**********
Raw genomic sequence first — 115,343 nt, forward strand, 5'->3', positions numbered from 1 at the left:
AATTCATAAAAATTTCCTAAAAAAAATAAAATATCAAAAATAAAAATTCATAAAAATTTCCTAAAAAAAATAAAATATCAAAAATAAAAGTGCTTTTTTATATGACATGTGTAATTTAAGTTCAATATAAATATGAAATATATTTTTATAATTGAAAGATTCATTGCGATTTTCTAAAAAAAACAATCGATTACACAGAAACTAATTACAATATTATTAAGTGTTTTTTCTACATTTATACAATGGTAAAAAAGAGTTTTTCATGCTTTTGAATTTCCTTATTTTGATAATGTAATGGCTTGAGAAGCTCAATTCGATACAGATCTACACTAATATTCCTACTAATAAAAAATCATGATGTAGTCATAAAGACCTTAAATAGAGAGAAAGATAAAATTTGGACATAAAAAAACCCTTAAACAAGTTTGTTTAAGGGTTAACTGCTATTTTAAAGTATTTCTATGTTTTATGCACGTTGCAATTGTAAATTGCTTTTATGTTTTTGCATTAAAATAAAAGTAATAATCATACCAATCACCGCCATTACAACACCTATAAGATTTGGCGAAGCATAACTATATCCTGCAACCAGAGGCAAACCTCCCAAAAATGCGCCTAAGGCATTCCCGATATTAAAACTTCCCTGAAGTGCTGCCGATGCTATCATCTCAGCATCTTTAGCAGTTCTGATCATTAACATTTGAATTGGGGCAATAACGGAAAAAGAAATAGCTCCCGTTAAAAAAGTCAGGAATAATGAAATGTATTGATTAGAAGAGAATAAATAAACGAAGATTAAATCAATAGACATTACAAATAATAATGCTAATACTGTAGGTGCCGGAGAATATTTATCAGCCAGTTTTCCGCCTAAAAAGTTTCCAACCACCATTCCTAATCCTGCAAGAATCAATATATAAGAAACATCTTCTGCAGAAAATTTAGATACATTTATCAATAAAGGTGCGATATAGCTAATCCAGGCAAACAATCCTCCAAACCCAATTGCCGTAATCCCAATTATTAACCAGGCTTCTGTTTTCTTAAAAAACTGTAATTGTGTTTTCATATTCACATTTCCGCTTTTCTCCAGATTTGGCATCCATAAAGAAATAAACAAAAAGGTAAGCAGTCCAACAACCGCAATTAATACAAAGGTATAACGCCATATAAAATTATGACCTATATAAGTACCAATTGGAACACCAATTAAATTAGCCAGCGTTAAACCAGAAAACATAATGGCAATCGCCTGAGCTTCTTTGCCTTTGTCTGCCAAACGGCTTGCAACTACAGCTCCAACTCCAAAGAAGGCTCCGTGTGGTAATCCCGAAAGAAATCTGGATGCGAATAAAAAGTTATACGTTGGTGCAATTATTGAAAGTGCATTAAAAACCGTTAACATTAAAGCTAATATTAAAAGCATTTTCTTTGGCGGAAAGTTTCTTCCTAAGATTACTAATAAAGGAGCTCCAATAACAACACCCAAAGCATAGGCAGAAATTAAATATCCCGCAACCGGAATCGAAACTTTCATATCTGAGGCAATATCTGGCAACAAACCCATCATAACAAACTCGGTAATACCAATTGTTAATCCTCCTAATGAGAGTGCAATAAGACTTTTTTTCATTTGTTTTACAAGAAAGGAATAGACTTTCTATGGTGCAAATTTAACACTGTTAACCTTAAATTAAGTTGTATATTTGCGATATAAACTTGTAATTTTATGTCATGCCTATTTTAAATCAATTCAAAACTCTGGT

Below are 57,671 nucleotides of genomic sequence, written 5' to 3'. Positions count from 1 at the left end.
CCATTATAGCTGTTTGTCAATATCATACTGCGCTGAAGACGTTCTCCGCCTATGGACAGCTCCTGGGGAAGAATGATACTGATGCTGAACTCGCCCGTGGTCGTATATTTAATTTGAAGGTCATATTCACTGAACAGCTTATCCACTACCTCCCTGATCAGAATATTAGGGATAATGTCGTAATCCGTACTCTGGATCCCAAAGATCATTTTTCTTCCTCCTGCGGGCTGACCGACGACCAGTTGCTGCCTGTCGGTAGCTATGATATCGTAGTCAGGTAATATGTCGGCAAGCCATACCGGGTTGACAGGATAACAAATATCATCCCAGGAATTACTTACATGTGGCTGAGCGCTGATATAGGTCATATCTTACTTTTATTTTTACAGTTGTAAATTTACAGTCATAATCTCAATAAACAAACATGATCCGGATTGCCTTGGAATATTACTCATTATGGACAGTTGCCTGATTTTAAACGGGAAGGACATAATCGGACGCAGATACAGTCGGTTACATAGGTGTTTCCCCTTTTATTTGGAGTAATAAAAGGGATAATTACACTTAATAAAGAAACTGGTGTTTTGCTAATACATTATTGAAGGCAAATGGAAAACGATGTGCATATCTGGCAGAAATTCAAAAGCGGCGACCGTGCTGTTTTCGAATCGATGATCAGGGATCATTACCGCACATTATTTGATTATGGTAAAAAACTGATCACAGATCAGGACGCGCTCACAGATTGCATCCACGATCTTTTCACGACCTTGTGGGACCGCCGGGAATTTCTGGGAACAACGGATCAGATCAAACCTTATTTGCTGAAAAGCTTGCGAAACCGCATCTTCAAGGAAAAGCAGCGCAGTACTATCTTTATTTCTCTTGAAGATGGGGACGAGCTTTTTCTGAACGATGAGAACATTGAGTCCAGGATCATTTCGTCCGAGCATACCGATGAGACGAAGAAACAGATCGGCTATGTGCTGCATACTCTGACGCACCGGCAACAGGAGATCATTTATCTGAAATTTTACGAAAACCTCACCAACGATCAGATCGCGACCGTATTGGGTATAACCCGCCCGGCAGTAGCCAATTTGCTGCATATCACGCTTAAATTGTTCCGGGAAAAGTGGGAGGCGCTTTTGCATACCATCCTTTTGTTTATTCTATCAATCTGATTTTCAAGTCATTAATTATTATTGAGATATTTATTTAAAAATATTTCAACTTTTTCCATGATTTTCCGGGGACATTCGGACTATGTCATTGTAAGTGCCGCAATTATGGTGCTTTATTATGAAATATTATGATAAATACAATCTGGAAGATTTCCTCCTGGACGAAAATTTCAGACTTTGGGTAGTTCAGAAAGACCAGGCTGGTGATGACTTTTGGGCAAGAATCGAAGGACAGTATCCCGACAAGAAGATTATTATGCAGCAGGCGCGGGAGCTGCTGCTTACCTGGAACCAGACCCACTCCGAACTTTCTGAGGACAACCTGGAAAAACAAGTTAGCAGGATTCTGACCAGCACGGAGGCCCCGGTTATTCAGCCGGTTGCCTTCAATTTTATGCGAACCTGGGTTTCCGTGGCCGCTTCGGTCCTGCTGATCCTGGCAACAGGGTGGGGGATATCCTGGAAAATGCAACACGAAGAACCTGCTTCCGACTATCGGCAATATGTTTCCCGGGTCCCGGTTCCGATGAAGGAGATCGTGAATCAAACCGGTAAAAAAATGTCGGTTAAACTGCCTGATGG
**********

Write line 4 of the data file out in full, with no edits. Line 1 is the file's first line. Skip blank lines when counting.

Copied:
CCATTATAGCTGTTTGTCAATATCATACTGCGCTGAAGACGTTCTCCGCCTATGGACAGCTCCTGGGGAAGAATGATACTGATGCTGAACTCGCCCGTGGTCGTATATTTAATTTGAAGGTCATATTCACTGAACAGCTTATCCACTACCTCCCTGATCAGAATATTAGGGATAATGTCGTAATCCGTACTCTGGATCCCAAAGATCATTTTTCTTCCTCCTGCGGGCTGACCGACGACCAGTTGCTGCCTGTCGGTAGCTATGATATCGTAGTCAGGTAATATGTCGGCAAGCCATACCGGGTTGACAGGATAACAAATATCATCCCAGGAATTACTTACATGTGGCTGAGCGCTGATATAGGTCATATCTTACTTTTATTTTTACAGTTGTAAATTTACAGTCATAATCTCAATAAACAAACATGATCCGGATTGCCTTGGAATATTACTCATTATGGACAGTTGCCTGATTTTAAACGGGAAGGACATAATCGGACGCAGATACAGTCGGTTACATAGGTGTTTCCCCTTTTATTTGGAGTAATAAAAGGGATAATTACACTTAATAAAGAAACTGGTGTTTTGCTAATACATTATTGAAGGCAAATGGAAAACGATGTGCATATCTGGCAGAAATTCAAAAGCGGCGACCGTGCTGTTTTCGAATCGATGATCAGGGATCATTACCGCACATTATTTGATTATGGTAAAAAACTGATCACAGATCAGGACGCGCTCACAGATTGCATCCACGATCTTTTCACGACCTTGTGGGACCGCCGGGAATTTCTGGGAACAACGGATCAGATCAAACCTTATTTGCTGAAAAGCTTGCGAAACCGCATCTTCAAGGAAAAGCAGCGCAGTACTATCTTTATTTCTCTTGAAGATGGGGACGAGCTTTTTCTGAACGATGAGAACATTGAGTCCAGGATCATTTCGTCCGAGCATACCGATGAGACGAAGAAACAGATCGGCTATGTGCTGCATACTCTGACGCACCGGCAACAGGAGATCATTTATCTGAAATTTTACGAAAACCTCACCAACGATCAGATCGCGACCGTATTGGGTATAACCCGCCCGGCAGTAGCCAATTTGCTGCATATCACGCTTAAATTGTTCCGGGAAAAGTGGGAGGCGCTTTTGCATACCATCCTTTTGTTTATTCTATCAATCTGATTTTCAAGTCATTAATTATTATTGAGATATTTATTTAAAAATATTTCAACTTTTTCCATGATTTTCCGGGGACATTCGGACTATGTCATTGTAAGTGCCGCAATTATGGTGCTTTATTATGAAATATTATGATAAATACAATCTGGAAGATTTCCTCCTGGACGAAAATTTCAGACTTTGGGTAGTTCAGAAAGACCAGGCTGGTGATGACTTTTGGGCAAGAATCGAAGGACAGTATCCCGACAAGAAGATTATTATGCAGCAGGCGCGGGAGCTGCTGCTTACCTGGAACCAGACCCACTCCGAACTTTCTGAGGACAACCTGGAAAAACAAGTTAGCAGGATTCTGACCAGCACGGAGGCCCCGGTTATTCAGCCGGTTGCCTTCAATTTTATGCGAACCTGGGTTTCCGTGGCCGCTTCGGTCCTGCTGATCCTGGCAACAGGGTGGGGGATATCCTGGAAAATGCAACACGAAGAACCTGCTTCCGACTATCGGCAATATGTTTCCCGGGTCCCGGTTCCGATGAAGGAGATCGTGAATCAAACCGGTAAAAAAATGTCGGTTAAACTGCCTGATGG